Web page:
Electrical Industry: Contractors Design and Build the Future

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Industrial Electrical Contractor Executive, Larry Strohm of Big Sky Electric, Inc. talks about his 30 years of experience in the industry.

BY Sean Reynolds

Larry Strohm, co-owner of Big Sky Electric Inc., has been working in the electrical industry for 30 years.  He began his career much the same way as many of his employees: as a candidate in the National Joint Apprenticeship and Training Committee program (NJATC). “My career has remarkable similarities to the company I helped build,” he says and gives credit to being surrounded by skilled technicians from the International Brotherhood of Electrical Workers (IBEW) on the job site.

Strohm’s involvement with the industry doesn’t stop with his company. He is also the president of the Southern Sierra’s Chapter of NECA. He says his relationship goes back to those first years working with the IBEW and training with the NJATC. Knowing that, as a signatory contractor, his business has the ability to access a workforce he knows first-hand is professionally trained, is a big plus. Hiring from the local community is another advantage working with NECA he explained, not only for his business and the customer, but also for the community at large. “It is always good when the workers are hired locally, because they’re taking the money they’ve earned and they’re spending it at the sandwich shop, at the car dealer, and on their children.  It’s a great thing.”

INDUSTRIAL ELECTRICITY

Before starting Big Sky Electric in 2008, Strohm gained experience working on large and medium sized industrial projects across the nation, including a stint at the launch complex at Cape Canaveral. His company now generates about $10 million in revenue annually of which he says, “We’re small, we’re tenacious, but we have the ability to do some pretty big stuff.”  Their “stuff” is fairly impressive, including current projects involving design and build applications with Camp Pendleton, LA/Glendale water treatment plant, Ft. Irwin waste to energy plant and Mojave solar.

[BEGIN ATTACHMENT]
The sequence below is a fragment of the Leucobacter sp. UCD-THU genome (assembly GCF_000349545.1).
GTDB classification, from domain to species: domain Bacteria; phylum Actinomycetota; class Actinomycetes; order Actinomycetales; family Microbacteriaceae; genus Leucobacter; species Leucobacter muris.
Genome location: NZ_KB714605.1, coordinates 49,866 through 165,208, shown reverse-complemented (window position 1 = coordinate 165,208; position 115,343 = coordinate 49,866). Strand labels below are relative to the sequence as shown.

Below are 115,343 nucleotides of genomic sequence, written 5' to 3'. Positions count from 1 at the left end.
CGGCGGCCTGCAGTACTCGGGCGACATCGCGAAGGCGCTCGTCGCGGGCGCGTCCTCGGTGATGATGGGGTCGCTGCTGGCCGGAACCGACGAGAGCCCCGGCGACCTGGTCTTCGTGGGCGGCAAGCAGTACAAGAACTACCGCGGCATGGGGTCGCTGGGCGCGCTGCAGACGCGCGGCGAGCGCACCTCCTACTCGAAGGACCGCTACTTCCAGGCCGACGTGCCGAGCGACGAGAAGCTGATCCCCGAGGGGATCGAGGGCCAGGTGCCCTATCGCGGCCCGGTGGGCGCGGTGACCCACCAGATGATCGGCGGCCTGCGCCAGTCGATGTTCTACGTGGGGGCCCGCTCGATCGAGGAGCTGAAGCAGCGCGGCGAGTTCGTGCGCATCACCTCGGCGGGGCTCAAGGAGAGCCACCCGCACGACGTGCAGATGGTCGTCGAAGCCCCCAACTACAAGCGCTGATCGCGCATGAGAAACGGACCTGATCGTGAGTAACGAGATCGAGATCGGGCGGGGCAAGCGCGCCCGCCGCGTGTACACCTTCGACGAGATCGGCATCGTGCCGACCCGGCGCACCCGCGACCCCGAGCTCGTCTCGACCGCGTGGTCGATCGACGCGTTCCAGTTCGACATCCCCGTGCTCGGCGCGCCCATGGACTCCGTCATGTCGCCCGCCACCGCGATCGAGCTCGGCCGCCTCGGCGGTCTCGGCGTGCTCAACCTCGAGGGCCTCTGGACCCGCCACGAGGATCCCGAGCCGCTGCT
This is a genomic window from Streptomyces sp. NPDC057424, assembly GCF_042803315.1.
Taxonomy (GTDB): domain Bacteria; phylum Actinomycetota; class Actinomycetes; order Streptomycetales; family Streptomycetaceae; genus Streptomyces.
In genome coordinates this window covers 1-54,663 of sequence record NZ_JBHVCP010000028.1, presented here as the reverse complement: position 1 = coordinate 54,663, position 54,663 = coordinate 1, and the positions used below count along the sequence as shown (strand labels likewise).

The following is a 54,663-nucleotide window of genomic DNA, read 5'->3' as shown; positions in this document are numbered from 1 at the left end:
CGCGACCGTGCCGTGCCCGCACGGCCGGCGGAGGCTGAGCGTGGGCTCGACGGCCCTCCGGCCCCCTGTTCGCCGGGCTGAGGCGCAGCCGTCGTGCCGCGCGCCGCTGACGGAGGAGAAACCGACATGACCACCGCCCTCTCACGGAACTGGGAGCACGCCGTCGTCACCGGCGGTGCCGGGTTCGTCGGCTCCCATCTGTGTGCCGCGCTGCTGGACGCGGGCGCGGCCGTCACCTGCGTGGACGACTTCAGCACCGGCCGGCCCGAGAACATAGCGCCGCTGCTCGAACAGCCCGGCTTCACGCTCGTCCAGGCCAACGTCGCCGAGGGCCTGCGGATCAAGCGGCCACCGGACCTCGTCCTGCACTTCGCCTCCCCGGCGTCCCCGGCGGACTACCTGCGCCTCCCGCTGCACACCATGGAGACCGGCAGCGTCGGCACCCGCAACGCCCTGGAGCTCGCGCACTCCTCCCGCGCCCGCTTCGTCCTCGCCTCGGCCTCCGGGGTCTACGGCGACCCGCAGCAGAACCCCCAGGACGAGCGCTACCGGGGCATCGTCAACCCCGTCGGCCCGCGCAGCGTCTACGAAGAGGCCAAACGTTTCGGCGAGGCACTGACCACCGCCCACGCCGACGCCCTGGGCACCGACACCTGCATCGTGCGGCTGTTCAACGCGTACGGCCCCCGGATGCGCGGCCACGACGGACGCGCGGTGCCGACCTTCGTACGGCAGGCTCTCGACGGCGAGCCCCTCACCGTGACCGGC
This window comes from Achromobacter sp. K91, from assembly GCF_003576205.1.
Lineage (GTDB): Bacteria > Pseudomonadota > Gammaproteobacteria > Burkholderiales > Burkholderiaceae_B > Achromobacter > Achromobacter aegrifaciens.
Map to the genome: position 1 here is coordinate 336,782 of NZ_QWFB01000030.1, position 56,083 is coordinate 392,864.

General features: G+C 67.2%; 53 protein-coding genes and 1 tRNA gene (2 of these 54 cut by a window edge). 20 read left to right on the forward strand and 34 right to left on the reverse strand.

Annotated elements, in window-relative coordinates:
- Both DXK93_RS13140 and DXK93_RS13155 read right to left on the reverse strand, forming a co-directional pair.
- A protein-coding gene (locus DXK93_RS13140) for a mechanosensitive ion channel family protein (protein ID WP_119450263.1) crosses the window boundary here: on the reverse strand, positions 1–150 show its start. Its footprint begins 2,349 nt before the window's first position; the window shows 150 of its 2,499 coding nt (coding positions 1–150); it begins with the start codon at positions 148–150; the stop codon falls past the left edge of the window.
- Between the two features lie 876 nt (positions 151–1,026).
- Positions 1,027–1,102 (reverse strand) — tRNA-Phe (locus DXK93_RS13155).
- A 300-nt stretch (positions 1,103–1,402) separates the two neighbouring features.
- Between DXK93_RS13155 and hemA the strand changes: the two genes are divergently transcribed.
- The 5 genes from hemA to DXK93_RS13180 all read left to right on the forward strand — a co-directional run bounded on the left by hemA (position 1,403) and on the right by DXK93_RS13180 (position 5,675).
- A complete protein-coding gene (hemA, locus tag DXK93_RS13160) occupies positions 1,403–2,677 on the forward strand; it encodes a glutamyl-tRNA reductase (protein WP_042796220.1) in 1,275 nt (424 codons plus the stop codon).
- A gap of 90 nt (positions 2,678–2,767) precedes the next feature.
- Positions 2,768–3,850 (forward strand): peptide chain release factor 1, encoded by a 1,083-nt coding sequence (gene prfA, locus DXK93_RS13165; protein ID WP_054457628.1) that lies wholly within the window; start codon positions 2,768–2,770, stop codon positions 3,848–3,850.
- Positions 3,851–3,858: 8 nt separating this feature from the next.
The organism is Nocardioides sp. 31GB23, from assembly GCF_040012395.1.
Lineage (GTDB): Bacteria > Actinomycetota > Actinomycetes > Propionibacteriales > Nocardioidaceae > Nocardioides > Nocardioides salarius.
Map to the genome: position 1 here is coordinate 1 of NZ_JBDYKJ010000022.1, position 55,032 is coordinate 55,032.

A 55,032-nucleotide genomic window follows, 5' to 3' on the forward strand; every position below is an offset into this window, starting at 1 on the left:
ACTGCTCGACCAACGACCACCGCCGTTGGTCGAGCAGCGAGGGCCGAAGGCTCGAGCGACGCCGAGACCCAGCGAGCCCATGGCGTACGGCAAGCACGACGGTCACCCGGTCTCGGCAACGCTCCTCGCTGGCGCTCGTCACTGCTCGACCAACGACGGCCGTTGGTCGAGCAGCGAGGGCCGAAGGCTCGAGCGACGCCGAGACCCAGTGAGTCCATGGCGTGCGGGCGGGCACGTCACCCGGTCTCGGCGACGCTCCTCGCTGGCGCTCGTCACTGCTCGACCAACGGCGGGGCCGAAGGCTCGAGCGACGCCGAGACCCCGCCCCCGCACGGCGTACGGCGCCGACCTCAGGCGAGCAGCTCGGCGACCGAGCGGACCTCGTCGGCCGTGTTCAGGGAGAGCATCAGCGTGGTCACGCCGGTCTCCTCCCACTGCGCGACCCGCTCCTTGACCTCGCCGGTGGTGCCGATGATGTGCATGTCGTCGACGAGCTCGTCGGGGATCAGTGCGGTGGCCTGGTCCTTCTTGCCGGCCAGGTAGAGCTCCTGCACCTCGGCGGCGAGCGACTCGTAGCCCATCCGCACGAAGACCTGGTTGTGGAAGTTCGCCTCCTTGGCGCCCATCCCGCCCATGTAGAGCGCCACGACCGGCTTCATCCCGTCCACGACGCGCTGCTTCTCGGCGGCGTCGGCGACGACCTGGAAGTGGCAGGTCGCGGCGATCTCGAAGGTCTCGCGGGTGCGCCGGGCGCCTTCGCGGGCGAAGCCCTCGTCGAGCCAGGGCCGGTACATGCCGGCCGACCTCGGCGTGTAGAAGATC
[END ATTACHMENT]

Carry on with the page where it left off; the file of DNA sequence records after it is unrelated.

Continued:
As a signatory contractor with NECA and the IBEW, Big Sky is designing and installing cutting edge technology for large customers across the region.  At the port of Long Beach they are working on a design and build project utilizing Supervisory Control and Data Acquisition (SCADA), an evolving software/hardware system used for remote monitoring and control of pumping stations, water treatment facilities and similar projects. “What gets measured gets attention,” Strohm says. Thirty or 40 different well sites can be monitored from one location.

“The electrical marketplace is in a dynamic time right now.  It’s going to be exciting times in the next ten to 15 years.”

http://www.bigskyelectric.com/

https://ssneca.org/

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